Chronic pain researchers say sound and electrical stimulation has treatment potential

Chronic pain might be treatable using a combination of sound and electrical stimulation. [Image courtesy of the University of Minnesota]

University of Minnesota researchers are using sound and electrical stimulation to treat chronic pain and other sensory disorders without pharmaceutical drugs.

The combination of sound and stimulation activates the brain’s somatosensory cortex, according to a study on guinea pigs published in the Journal of Neural Engineering. Also known as the tactile cortex, the somatosensory cortex is the part of the brain responsible for touch and pain sensation.

“Chronic pain is a huge issue for a lot of people, and for most, it’s not sufficiently treatable,” lead author Cory Gloeckner said in a news release. “Right now, one of the ways that we try to treat pain is opioids, and we all know that doesn’t work out well for many people. This, on the other hand, is a no…

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Why Tryp Therapeutics is exploring the use of psilocybin to treat chronic pain

Many researchers are exploring the potential of the psychedelic compound psilocybin to treat conditions such as depression and post-traumatic stress disorder.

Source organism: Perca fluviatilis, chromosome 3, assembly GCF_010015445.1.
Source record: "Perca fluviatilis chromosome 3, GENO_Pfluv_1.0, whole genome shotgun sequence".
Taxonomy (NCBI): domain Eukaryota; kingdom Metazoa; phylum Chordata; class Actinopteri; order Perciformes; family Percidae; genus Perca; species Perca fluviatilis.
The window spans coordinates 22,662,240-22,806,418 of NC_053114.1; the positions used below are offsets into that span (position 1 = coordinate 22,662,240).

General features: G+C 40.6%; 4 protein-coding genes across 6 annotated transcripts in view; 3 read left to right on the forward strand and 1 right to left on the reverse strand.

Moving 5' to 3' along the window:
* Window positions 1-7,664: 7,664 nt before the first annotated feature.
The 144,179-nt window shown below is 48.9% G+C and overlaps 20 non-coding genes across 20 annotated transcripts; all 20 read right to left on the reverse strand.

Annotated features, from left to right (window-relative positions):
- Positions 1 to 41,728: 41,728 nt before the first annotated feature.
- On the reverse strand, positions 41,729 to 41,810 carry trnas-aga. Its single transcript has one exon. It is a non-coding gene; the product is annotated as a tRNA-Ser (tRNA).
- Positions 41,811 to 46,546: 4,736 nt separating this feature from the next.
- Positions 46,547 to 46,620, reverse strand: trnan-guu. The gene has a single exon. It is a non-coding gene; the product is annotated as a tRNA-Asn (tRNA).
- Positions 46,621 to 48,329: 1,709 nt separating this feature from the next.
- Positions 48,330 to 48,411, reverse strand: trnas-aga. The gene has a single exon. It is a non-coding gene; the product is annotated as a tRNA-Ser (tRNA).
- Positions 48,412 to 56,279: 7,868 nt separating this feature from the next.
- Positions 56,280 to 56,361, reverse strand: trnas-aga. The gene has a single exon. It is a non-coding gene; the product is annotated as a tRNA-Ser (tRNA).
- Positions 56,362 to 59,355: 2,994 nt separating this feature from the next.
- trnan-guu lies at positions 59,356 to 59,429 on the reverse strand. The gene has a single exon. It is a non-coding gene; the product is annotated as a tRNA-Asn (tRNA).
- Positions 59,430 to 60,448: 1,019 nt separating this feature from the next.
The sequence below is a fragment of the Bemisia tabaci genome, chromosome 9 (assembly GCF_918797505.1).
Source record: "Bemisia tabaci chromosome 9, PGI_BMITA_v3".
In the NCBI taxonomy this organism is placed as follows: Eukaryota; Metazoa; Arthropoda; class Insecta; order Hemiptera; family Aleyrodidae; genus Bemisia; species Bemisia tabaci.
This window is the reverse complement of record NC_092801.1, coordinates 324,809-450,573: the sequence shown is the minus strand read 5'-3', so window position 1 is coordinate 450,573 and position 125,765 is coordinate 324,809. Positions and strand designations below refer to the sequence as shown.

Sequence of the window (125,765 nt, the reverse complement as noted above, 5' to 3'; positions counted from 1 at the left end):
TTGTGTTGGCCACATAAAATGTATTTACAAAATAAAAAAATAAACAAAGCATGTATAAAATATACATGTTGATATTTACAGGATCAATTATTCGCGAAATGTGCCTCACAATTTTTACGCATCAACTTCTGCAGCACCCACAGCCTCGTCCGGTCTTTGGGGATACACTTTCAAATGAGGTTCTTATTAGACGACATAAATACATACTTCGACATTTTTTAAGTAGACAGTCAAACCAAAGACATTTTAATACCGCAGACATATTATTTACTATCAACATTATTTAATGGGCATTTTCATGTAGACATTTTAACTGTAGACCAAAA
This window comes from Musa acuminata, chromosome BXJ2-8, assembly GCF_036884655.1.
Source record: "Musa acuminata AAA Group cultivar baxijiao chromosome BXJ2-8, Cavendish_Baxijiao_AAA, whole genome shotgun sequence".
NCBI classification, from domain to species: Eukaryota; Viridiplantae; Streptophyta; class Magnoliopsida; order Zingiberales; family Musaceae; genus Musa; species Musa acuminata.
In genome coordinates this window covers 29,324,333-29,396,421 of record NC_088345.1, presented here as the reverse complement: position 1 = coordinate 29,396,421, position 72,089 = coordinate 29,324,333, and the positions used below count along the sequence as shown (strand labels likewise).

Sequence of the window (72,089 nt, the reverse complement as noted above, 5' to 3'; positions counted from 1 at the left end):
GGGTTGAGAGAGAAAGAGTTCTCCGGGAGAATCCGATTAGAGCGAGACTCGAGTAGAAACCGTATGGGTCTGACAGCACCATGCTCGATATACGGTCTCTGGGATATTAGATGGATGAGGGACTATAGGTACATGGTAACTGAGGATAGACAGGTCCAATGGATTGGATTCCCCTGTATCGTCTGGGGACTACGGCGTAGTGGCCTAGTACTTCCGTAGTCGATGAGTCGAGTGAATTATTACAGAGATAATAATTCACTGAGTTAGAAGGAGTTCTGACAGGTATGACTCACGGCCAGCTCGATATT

But psilocybin offers broader therapeutic promise as it appears to spur neuroplasticity, according to Greg McKee, CEO of Tryp Therapeutics (San Diego).

The company is exploring the use of psilocybin-based drugs for treating eating disorders and chronic pain.

“There’s a lot of similarities mechanistically in terms of how psilocybin works to treat depression that we think could apply to treating pain,” McKee said.

Tryp is working with researchers who believe psilocybin can support neuroplasticity in a manner that reduces chronic pain. Tryp’s research partners believe psilocybin can help correct abnormal neural firing in patients with chronic pain and related conditions.

Greg McKee

If psilocybin promotes neuroplasticity in huma…

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